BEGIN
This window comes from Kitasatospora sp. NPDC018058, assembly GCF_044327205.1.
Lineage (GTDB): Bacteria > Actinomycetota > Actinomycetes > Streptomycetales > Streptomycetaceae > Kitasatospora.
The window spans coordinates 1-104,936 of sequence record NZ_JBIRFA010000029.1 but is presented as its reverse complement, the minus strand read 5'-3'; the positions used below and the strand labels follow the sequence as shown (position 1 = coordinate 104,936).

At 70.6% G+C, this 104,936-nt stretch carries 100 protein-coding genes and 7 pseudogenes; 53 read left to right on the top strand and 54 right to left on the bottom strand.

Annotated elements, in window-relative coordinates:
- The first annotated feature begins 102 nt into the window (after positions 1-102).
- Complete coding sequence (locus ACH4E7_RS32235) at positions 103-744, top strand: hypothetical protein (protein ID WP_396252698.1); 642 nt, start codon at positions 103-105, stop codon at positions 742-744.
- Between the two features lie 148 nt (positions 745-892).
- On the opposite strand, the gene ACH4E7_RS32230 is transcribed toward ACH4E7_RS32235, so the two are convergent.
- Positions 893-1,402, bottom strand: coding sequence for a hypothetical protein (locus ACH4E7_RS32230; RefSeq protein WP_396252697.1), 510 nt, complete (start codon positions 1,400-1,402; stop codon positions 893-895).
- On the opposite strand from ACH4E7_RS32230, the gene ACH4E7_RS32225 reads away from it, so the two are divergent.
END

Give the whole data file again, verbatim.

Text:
This window comes from Kitasatospora sp. NPDC018058, assembly GCF_044327205.1.
Lineage (GTDB): Bacteria > Actinomycetota > Actinomycetes > Streptomycetales > Streptomycetaceae > Kitasatospora.
The window spans coordinates 1-104,936 of sequence record NZ_JBIRFA010000029.1 but is presented as its reverse complement, the minus strand read 5'-3'; the positions used below and the strand labels follow the sequence as shown (position 1 = coordinate 104,936).

At 70.6% G+C, this 104,936-nt stretch carries 100 protein-coding genes and 7 pseudogenes; 53 read left to right on the top strand and 54 right to left on the bottom strand.

Annotated elements, in window-relative coordinates:
- The first annotated feature begins 102 nt into the window (after positions 1-102).
- Complete coding sequence (locus ACH4E7_RS32235) at positions 103-744, top strand: hypothetical protein (protein ID WP_396252698.1); 642 nt, start codon at positions 103-105, stop codon at positions 742-744.
- Between the two features lie 148 nt (positions 745-892).
- On the opposite strand, the gene ACH4E7_RS32230 is transcribed toward ACH4E7_RS32235, so the two are convergent.
- Positions 893-1,402, bottom strand: coding sequence for a hypothetical protein (locus ACH4E7_RS32230; RefSeq protein WP_396252697.1), 510 nt, complete (start codon positions 1,400-1,402; stop codon positions 893-895).
- On the opposite strand from ACH4E7_RS32230, the gene ACH4E7_RS32225 reads away from it, so the two are divergent.